Ulcerative colitis is a chronic disease that affects the inner lining of the large intestine (the colon) and rectum, causing the tissue to become inflamed and irritated, leading to sores or ulcers. These ulcers tend to be long-lasting and may cause uncomfortable symptoms. It also increases the risk of developing colon cancer.
Ulcerative Colitis (UC) is part of the Inflammatory Bowel Disease (IBD) group of diseases that includes Crohn’s disease, but Crohn’s can attack anywhere in the digestive system, not just the colon. It is important to note that IBD is not the same as Irritable Bowel Syndrome (IBS).
Left untreated, UC can damage the colon to a degree that the colon must be removed. However, if properly diagnosed, UC has multiple levels of treatment options, and patients receive education about avoiding recurring bouts of UC and how to stay healthy. Patients with UC who receive proper medical care may suffer recurring bouts of symptoms, but they are generally able to have normal life function and life expectancy.
Avoiding surgery and providing timely treatment to calm inflammation, heal ulcers and reduce recurring symptoms is the goal for our gastroenterology specialists.
What Causes Ulcerative Colitis?
The cause of ulcerative colitis remains unclear. One theory is that UC is an autoimmune condition in which the immune system mistakenly attacks the healthy cells in the lining of the colon. This causes the tissues in the lining to swell. If not treated immediately, the inflammation may lead to ulcers.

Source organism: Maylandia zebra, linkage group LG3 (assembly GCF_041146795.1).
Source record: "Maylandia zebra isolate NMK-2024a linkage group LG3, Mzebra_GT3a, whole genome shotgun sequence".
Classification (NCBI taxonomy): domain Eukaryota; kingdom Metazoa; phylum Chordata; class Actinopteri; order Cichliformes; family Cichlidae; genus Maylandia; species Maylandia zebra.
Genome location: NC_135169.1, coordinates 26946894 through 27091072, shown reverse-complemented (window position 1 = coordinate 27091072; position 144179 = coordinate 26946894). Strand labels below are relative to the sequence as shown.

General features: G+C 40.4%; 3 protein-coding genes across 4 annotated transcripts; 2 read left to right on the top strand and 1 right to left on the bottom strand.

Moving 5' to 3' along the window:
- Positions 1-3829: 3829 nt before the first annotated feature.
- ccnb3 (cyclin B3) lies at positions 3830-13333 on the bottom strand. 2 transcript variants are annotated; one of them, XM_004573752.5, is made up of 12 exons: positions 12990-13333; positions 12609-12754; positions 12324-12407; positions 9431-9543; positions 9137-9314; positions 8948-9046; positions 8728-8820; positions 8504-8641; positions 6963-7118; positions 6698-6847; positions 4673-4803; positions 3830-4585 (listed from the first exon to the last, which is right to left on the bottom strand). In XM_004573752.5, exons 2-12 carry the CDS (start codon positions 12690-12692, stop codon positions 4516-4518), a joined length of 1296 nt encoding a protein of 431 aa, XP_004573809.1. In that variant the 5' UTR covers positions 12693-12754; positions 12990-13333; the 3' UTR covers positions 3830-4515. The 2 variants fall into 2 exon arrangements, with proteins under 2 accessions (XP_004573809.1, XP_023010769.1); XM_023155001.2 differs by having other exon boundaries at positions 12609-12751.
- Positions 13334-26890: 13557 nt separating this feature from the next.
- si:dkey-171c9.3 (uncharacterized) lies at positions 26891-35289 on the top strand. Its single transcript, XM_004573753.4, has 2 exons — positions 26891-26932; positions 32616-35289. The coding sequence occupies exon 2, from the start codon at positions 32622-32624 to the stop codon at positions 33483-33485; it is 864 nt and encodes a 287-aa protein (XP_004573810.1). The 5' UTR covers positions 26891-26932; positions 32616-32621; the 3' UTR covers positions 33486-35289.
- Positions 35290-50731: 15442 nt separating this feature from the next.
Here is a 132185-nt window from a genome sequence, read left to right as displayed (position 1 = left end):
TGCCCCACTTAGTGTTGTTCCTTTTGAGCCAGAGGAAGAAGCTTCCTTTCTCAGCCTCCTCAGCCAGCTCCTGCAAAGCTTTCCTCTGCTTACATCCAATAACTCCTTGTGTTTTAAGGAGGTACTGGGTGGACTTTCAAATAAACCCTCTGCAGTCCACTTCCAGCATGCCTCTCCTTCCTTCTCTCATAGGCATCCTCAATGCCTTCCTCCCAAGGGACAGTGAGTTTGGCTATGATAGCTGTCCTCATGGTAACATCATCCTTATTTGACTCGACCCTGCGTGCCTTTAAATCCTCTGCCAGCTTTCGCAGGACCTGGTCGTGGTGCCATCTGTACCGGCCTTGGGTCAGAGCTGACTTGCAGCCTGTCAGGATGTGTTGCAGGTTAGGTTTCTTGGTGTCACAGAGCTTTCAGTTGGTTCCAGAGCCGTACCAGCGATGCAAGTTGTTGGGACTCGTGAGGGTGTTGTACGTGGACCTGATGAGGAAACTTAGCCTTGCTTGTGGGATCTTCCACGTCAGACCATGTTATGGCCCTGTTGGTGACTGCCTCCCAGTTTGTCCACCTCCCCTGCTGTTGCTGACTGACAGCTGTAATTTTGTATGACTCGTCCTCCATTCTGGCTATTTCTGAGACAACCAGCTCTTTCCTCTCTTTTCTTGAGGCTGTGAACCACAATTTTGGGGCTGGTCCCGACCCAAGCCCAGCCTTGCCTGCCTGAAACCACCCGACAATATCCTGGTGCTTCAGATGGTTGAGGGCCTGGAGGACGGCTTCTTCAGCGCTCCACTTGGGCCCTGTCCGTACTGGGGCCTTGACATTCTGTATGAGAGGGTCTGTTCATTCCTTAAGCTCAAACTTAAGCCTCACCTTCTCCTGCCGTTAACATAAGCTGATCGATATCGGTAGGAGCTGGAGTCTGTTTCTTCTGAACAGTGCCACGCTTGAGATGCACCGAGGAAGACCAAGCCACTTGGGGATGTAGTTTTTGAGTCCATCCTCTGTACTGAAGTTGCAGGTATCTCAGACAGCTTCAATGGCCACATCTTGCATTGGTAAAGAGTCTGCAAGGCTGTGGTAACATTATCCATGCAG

Are There Risk Factors for Developing UC?
While scientists still can’t pinpoint the cause of UC, they have observed common risk factors for developing it. These include:
- Ulcerative colitis usually develops before age 30.
- Race or ethnicity. Scientists observed that Caucasians and Ashkenazi Jews are at higher risk of developing UC than other ethnicities.
- Family history. People who have a close relative, such as a parent or sibling, with ulcerative colitis are more likely to develop the disease than those who don’t.
Request a Doctor’s Appointment
If you want to know if you have ulcerative colitis, come to our office for a consultation. Since UC is a form of IBD, it is vital to accurately determine whether your symptoms indicate UC and to assess the severity of this condition. Our doctors often run tests for an accurate diagnosis. These may include a blood test, stool test and colonoscopy. Depending on the results, one of our gastroenterologists in either our Sandy or Lehi office will work closely with you to create a personalized treatment plan that addresses ulcerative colitis.
Call us today to request an appointment. We offer same-day urgent care appointments.